Enscryerypt — Encrypt and decrypt files with Scryer Prolog

Enscryerypt lets you encrypt and decrypt files with a password, using state-of-the-art cryptographic algorithms.


Prolog source file: enscryerypt.pl

Load the file with:
$ scryer-prolog --no-add-history enscryerypt.pl
You need Scryer Prolog version v0.9.0-23-gdfbdaa9 or later. I recommend to install the latest git version.

The --no-add-history switch is added for improved security: This switch prevents logging of the interaction history in ~/.scryer_history, and therefore eliminates the risk of saving a password to this file.


Use encrypt_file/1 to encrypt a file. For example:
?- encrypt_file("enscryerypt.pl").
Enter a desired password and press RET. The password is not shown. The encrypted content appears on standard output.

The encrypted content is emitted as ASCII text, and automatically broken into lines that have at most 75 characters each. This is done so that you can also easily print the output on a sheet of paper for safe storage.

For example, I get:
?- encrypt_file("enscryerypt.pl").
Password: [I enter a password, and press RET] cost(19).
Save the output to a file.

Use decrypt_file/1 analogously to decrypt a file.

Emacs integration

Using enscryerypt.pl from the toplevel is error prone, and you may accidentally omit parts of the output when copying it to a file. For instance, in the above interaction, cost(19). is part of the output, emitted directly after the preceding output, and easy to overlook.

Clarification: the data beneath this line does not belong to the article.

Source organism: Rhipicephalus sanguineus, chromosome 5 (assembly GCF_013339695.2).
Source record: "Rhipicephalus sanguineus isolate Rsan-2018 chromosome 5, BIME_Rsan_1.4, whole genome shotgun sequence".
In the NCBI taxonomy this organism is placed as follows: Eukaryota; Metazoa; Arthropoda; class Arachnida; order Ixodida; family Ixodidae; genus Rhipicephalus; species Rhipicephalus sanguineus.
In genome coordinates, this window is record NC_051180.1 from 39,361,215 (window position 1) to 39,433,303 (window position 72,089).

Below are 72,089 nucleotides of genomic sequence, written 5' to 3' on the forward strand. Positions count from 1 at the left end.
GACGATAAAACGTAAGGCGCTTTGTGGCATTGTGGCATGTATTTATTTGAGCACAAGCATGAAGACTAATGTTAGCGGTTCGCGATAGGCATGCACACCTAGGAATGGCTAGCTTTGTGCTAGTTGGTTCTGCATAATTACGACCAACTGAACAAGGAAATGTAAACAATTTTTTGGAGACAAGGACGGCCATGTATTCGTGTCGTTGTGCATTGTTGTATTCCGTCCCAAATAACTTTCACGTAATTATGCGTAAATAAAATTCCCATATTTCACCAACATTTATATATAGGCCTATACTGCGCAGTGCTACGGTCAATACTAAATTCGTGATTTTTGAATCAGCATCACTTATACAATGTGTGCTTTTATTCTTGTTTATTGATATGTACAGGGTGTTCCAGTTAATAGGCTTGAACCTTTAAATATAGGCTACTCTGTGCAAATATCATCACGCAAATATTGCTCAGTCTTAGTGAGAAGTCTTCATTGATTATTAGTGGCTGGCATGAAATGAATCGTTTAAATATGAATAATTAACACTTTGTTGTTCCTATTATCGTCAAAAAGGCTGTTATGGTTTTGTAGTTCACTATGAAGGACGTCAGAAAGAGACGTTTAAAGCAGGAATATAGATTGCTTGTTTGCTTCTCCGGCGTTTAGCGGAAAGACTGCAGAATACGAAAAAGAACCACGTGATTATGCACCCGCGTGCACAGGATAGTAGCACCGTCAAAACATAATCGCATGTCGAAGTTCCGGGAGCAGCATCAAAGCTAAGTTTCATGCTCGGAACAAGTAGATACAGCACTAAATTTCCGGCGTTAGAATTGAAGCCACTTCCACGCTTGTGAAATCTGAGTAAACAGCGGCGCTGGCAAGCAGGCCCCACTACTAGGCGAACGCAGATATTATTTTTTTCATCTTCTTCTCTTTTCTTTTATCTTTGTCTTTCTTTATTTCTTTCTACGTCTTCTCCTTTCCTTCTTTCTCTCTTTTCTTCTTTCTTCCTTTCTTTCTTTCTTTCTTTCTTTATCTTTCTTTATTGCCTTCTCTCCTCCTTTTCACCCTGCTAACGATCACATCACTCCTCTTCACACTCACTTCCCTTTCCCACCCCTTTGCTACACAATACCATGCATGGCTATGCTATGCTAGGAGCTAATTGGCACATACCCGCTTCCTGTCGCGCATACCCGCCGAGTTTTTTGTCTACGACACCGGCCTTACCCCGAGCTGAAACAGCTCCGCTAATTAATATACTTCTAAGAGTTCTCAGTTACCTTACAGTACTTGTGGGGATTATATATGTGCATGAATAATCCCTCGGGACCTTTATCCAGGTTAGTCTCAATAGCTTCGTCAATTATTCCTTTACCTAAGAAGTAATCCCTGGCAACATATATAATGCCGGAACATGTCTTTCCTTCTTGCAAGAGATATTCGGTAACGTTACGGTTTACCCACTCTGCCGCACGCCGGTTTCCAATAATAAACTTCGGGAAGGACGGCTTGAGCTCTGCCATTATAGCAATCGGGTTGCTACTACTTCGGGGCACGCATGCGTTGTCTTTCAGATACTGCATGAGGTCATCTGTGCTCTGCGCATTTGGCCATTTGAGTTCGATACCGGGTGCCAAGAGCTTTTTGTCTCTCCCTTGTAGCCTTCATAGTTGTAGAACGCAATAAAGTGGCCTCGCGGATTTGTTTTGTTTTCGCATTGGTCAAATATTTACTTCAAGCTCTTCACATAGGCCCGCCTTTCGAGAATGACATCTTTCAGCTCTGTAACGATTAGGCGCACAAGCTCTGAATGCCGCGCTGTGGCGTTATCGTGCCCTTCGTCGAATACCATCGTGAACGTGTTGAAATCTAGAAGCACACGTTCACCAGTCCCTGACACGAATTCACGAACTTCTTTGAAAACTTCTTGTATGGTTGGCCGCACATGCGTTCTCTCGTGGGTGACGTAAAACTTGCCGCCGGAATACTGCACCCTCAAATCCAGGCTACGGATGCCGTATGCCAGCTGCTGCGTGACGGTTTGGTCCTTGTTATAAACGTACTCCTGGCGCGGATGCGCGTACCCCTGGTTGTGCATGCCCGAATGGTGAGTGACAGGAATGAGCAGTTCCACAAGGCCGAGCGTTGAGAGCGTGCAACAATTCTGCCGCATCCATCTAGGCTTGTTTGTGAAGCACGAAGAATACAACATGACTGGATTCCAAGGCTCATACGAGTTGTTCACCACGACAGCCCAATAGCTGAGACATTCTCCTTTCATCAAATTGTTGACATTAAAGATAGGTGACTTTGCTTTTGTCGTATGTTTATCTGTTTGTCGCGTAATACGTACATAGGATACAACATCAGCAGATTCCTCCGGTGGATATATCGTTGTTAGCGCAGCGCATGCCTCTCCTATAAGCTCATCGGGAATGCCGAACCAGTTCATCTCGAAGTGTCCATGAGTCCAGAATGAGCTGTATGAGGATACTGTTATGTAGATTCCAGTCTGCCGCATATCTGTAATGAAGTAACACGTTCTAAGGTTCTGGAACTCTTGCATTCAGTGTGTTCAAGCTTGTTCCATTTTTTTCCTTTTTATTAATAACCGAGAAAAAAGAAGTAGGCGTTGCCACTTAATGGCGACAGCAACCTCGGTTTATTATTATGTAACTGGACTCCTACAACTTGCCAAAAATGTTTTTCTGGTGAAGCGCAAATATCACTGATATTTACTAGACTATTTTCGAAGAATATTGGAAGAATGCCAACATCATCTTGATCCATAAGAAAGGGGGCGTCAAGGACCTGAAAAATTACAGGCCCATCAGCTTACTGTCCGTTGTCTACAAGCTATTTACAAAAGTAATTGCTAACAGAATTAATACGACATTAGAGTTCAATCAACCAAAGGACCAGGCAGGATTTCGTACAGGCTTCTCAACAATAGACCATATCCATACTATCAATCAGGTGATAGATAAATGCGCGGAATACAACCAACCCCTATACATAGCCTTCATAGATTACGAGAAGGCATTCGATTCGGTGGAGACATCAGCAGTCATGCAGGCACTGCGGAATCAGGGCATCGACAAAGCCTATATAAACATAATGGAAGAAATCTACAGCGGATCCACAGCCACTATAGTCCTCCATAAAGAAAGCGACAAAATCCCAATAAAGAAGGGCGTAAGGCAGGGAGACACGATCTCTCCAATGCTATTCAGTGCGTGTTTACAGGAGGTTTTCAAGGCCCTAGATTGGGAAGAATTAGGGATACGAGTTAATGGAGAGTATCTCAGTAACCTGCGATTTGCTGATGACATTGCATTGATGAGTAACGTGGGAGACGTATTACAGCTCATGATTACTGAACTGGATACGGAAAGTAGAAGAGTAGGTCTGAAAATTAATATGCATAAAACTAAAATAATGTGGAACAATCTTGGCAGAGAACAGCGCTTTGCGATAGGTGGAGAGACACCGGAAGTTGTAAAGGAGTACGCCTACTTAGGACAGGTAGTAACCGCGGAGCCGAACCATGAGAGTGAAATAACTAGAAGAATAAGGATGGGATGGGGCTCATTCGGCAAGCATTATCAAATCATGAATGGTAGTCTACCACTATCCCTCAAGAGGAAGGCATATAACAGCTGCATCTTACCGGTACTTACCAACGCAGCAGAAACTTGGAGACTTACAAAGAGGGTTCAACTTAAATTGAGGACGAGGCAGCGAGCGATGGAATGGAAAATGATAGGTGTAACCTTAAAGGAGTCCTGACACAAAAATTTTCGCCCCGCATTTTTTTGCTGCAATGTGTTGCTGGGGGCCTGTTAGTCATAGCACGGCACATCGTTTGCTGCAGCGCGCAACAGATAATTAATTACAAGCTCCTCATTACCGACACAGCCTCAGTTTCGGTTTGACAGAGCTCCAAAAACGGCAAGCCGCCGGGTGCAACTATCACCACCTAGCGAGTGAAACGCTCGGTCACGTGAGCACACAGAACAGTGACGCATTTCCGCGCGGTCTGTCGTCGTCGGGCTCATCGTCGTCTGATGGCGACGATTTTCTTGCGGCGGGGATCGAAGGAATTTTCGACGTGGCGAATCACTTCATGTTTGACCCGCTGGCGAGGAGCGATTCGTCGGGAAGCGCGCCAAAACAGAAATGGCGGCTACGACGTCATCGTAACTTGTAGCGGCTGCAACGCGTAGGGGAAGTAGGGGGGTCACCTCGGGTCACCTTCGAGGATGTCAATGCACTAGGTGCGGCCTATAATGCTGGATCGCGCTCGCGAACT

It is much more convenient, and much less error-prone, to use enscryerypt.pl from inside Emacs.

Emacs Lisp definitions: enscryerypt.el

Copy enscryerypt.el and enscryerypt.pl to the same directory, open enscryerypt.el in Emacs (using C-x C-f), and evaluate the definitions with M-x eval-buffer RET.

enscryerypt.el gives you 4 commands to encrypt and decrypt files and buffer contents, respectively: For example, try encrypting a buffer with M-x enscryerypt-encrypt-buffer RET. After you enter a password, the encrypted text appears in a new buffer called enscryerypt-encrypted. As long as nobody can guess your password, it is safe to store this encrypted content anywhere you want, and also to print it out. The only realistic way to decrypt the buffer is for someone to figure out the password you used. Use a long password to render brute force attempts to guess the password infeasible.